Wednesday, February 24, 2016
Weightlifting: The Value of Assistance Work
In the past, I had always been dismissive of assistance work. In lifting terms, assistance work is composed of minor exercises that help the power lifts, that is, the squat, deadlift, and bench press. There are many programs and training philosophies out there that recommend focusing on just a few compound lifts, such as the aforementioned, while shunning "bodybuilding" lifts like biceps curls, shoulder laterals, lunges, etc. These programs are always focused on powerlifting or strength training, and the term "bodybuilding" is used disparagingly, for it conjures up images of over-muscular men the color of over-baked chicken, wearing tiny speedos while admiring their biceps peak. However, the silliness of the sport of bodybuilding is not the subject of this post. Rather, I want to talk about how there is great value in performing so-called bodybuilding work, while letting the volume of your main lifts subside, at least for a while.
The powerlifts certainly have the most bang for their buck. Instead of messing around with a dozen different exercises, you can get a muscular and strong lower body by performing deadlifts and squats, while the bench press develops the pectorals, front deltoids, and triceps better than any other lift. Throw in some chin-ups for the biceps and lats, and maybe some direct shoulder work in the form of overhead pressing, and you have a solid routine guaranteed to make you stronger. However, at a certain point, if you decide to move beyond exercising and embrace training, you are going to need to get bigger. If you want to squat 600 lbs, you need bigger quads. The squat is not really a great quad exercise. The upper thighs and the gluts do most of the work, and although the quadriceps will certainly get bigger from squatting, you need assistance exercises if they are to reach their maximum development. Lunges and hack squats are great at targeting the quads. You can even do leg extensions if you want! By dialing back your squat volume, and incorporating a few sets of high rep assistance exercises, your legs will get bigger and stronger. The same philosophy can be applied to your other main lifts.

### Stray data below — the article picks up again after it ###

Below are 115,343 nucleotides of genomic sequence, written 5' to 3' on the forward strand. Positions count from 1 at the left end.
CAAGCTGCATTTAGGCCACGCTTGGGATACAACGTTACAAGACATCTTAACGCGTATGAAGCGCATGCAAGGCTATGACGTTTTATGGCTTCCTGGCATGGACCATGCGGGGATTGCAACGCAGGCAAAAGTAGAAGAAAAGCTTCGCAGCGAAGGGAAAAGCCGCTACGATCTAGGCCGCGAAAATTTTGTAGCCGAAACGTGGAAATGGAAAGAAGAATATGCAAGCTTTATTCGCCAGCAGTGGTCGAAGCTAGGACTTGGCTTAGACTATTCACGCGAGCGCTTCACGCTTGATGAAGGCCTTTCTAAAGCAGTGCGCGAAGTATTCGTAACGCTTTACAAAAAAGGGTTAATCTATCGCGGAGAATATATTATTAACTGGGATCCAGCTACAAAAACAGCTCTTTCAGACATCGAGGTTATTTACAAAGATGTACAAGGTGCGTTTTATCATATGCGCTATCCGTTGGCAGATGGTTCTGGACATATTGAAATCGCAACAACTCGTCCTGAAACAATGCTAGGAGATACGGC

Below are the assistance lifts that I've found useful, along with the rep ranges I use. Maxing out on these exercises is not the purpose. You should be trying to make the muscle work rather than just moving weight through space.
For the upper body: Barbell curls-sets of 10, hammer curls-sets of 10, lying triceps extensions-sets of 10, inverted rows-sets of 15, dumbbell rows-sets of 12 to 15 reps, behind the neck press-pyramid up to a set of 4 or 5 (use a partial range of motion on this lift to avoid shoulder pain), front, side, rear laterals-sets of 12 reps.
For the lower body: Lunges-sets of 10 to 12, hack squats-sets of 10, calf raises-sets of 15, weighted hamstring stretches-sets of 10.
The main lifts are still performed every workout, yet I often just pyramid up to a top set. Try this approach for a while and see if you don't get bigger and stronger.